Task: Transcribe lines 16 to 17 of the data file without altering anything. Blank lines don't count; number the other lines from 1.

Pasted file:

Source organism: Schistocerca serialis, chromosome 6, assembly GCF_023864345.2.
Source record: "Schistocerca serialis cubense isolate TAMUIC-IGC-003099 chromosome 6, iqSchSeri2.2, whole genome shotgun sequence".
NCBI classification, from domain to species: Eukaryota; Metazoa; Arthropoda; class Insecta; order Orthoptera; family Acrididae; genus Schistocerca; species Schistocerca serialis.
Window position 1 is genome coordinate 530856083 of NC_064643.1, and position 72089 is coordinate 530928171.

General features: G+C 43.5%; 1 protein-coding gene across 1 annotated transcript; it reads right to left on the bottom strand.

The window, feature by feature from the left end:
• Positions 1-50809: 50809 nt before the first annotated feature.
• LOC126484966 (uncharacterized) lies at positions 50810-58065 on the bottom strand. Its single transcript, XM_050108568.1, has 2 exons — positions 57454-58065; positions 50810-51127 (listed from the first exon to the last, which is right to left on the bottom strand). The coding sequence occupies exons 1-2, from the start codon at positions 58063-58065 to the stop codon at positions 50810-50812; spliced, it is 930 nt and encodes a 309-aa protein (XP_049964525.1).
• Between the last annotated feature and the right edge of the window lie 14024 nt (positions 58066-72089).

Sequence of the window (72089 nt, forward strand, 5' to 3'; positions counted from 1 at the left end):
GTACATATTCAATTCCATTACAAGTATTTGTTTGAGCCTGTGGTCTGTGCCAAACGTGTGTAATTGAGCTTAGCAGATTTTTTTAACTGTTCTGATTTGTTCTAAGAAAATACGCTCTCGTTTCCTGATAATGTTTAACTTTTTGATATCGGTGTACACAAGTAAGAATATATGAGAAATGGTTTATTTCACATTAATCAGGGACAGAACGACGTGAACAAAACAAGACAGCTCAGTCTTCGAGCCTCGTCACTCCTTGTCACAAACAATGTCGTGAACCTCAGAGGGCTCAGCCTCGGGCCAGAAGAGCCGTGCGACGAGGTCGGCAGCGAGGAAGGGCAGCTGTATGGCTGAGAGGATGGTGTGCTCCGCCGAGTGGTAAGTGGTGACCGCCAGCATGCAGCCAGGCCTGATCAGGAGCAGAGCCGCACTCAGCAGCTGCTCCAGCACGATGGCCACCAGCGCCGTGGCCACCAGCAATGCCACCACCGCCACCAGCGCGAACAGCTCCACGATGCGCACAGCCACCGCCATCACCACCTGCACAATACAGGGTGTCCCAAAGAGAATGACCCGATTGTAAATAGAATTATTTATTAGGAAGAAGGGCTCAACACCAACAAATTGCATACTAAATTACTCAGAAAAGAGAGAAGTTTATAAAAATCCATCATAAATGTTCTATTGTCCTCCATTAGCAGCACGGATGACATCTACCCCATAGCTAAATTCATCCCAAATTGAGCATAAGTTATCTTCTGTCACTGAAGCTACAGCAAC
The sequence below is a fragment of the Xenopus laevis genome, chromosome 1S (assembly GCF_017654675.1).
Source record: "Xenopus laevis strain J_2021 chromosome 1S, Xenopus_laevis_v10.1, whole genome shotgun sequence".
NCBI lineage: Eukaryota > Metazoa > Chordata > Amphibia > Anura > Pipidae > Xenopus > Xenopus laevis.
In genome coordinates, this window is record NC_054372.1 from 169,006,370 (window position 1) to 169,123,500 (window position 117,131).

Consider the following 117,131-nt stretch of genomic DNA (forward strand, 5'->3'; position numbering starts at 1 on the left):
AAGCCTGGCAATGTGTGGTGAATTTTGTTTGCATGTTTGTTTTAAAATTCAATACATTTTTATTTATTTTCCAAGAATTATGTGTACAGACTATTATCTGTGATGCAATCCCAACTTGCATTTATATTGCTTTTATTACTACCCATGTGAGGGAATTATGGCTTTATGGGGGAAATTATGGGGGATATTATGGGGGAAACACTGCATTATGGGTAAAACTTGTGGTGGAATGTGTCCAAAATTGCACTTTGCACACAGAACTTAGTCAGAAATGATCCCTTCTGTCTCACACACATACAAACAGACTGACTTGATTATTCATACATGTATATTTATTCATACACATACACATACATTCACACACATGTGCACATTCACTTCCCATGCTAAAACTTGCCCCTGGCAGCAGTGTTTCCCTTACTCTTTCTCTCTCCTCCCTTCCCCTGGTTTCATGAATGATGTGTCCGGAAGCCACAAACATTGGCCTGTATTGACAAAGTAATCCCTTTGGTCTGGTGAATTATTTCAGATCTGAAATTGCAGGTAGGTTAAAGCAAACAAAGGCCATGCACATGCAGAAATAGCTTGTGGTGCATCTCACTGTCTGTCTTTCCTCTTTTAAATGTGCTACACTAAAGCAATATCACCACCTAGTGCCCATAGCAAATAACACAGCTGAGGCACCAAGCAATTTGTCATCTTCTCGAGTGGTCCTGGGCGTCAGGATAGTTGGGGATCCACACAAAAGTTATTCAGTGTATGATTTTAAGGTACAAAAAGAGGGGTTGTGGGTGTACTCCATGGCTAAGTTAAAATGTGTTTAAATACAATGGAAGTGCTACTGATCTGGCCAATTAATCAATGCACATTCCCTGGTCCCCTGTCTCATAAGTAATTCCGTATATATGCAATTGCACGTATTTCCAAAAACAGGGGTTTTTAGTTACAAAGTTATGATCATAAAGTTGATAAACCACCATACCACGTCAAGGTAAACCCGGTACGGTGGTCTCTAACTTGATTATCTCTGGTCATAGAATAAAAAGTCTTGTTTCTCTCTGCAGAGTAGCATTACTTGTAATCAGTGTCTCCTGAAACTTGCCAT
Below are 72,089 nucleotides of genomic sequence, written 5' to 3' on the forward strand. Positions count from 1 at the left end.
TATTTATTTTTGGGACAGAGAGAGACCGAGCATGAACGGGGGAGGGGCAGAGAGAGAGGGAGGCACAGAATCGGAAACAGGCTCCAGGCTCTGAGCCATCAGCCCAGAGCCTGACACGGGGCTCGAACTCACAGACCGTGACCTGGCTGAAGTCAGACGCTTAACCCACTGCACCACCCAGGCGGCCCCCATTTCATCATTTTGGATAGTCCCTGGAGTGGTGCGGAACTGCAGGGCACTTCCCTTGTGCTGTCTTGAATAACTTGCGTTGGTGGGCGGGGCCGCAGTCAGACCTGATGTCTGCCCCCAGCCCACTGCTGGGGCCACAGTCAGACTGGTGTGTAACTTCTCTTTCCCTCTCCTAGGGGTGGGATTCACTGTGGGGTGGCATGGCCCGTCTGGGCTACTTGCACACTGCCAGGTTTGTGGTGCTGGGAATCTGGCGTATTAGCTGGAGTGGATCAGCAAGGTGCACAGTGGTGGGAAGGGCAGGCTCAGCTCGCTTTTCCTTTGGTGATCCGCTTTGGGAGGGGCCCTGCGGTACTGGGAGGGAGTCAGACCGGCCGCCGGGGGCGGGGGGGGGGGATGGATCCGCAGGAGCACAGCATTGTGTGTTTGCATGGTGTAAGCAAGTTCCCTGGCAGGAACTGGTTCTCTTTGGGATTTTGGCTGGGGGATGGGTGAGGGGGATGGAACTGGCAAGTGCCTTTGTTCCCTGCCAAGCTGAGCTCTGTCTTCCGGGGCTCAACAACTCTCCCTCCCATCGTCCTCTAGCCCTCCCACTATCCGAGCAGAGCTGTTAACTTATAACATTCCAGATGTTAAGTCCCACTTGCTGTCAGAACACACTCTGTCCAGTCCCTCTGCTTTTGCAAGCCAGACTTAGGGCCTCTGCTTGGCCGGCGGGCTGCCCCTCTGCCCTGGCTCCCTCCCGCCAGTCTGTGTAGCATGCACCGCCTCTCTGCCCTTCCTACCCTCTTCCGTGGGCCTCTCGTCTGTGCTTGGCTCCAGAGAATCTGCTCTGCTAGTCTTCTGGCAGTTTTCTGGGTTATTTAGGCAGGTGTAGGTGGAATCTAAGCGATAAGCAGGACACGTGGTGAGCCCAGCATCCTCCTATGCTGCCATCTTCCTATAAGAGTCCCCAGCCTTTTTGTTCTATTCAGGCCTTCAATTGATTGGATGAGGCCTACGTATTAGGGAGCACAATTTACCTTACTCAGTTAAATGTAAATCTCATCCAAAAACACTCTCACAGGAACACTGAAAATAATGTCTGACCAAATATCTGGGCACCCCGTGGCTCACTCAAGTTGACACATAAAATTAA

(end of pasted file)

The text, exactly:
Consider the following 117,131-nt stretch of genomic DNA (forward strand, 5'->3'; position numbering starts at 1 on the left):
AAGCCTGGCAATGTGTGGTGAATTTTGTTTGCATGTTTGTTTTAAAATTCAATACATTTTTATTTATTTTCCAAGAATTATGTGTACAGACTATTATCTGTGATGCAATCCCAACTTGCATTTATATTGCTTTTATTACTACCCATGTGAGGGAATTATGGCTTTATGGGGGAAATTATGGGGGATATTATGGGGGAAACACTGCATTATGGGTAAAACTTGTGGTGGAATGTGTCCAAAATTGCACTTTGCACACAGAACTTAGTCAGAAATGATCCCTTCTGTCTCACACACATACAAACAGACTGACTTGATTATTCATACATGTATATTTATTCATACACATACACATACATTCACACACATGTGCACATTCACTTCCCATGCTAAAACTTGCCCCTGGCAGCAGTGTTTCCCTTACTCTTTCTCTCTCCTCCCTTCCCCTGGTTTCATGAATGATGTGTCCGGAAGCCACAAACATTGGCCTGTATTGACAAAGTAATCCCTTTGGTCTGGTGAATTATTTCAGATCTGAAATTGCAGGTAGGTTAAAGCAAACAAAGGCCATGCACATGCAGAAATAGCTTGTGGTGCATCTCACTGTCTGTCTTTCCTCTTTTAAATGTGCTACACTAAAGCAATATCACCACCTAGTGCCCATAGCAAATAACACAGCTGAGGCACCAAGCAATTTGTCATCTTCTCGAGTGGTCCTGGGCGTCAGGATAGTTGGGGATCCACACAAAAGTTATTCAGTGTATGATTTTAAGGTACAAAAAGAGGGGTTGTGGGTGTACTCCATGGCTAAGTTAAAATGTGTTTAAATACAATGGAAGTGCTACTGATCTGGCCAATTAATCAATGCACATTCCCTGGTCCCCTGTCTCATAAGTAATTCCGTATATATGCAATTGCACGTATTTCCAAAAACAGGGGTTTTTAGTTACAAAGTTATGATCATAAAGTTGATAAACCACCATACCACGTCAAGGTAAACCCGGTACGGTGGTCTCTAACTTGATTATCTCTGGTCATAGAATAAAAAGTCTTGTTTCTCTCTGCAGAGTAGCATTACTTGTAATCAGTGTCTCCTGAAACTTGCCAT